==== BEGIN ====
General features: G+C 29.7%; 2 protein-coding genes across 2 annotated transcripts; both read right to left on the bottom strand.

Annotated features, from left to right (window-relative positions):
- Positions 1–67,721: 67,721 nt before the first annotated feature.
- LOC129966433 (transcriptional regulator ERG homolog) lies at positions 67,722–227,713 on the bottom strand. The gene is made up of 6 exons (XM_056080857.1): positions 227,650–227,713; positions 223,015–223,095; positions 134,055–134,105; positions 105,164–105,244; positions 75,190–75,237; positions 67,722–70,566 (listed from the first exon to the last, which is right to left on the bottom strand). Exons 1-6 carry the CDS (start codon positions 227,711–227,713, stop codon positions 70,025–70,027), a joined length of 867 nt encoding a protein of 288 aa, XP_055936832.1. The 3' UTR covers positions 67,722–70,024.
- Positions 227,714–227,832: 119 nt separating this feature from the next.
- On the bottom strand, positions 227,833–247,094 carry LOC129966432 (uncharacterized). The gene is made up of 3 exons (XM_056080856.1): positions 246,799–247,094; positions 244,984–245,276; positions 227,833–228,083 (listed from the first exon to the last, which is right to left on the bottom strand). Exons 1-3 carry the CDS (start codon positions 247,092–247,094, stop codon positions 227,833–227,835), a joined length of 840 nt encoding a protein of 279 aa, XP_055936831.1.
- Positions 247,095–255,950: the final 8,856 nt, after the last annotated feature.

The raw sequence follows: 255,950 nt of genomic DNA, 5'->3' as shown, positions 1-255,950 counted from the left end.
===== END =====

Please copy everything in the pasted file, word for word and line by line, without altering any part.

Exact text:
General features: G+C 29.7%; 2 protein-coding genes across 2 annotated transcripts; both read right to left on the bottom strand.

Annotated features, from left to right (window-relative positions):
- Positions 1–67,721: 67,721 nt before the first annotated feature.
- LOC129966433 (transcriptional regulator ERG homolog) lies at positions 67,722–227,713 on the bottom strand. The gene is made up of 6 exons (XM_056080857.1): positions 227,650–227,713; positions 223,015–223,095; positions 134,055–134,105; positions 105,164–105,244; positions 75,190–75,237; positions 67,722–70,566 (listed from the first exon to the last, which is right to left on the bottom strand). Exons 1-6 carry the CDS (start codon positions 227,711–227,713, stop codon positions 70,025–70,027), a joined length of 867 nt encoding a protein of 288 aa, XP_055936832.1. The 3' UTR covers positions 67,722–70,024.
- Positions 227,714–227,832: 119 nt separating this feature from the next.
- On the bottom strand, positions 227,833–247,094 carry LOC129966432 (uncharacterized). The gene is made up of 3 exons (XM_056080856.1): positions 246,799–247,094; positions 244,984–245,276; positions 227,833–228,083 (listed from the first exon to the last, which is right to left on the bottom strand). Exons 1-3 carry the CDS (start codon positions 247,092–247,094, stop codon positions 227,833–227,835), a joined length of 840 nt encoding a protein of 279 aa, XP_055936831.1.
- Positions 247,095–255,950: the final 8,856 nt, after the last annotated feature.

The raw sequence follows: 255,950 nt of genomic DNA, 5'->3' as shown, positions 1-255,950 counted from the left end.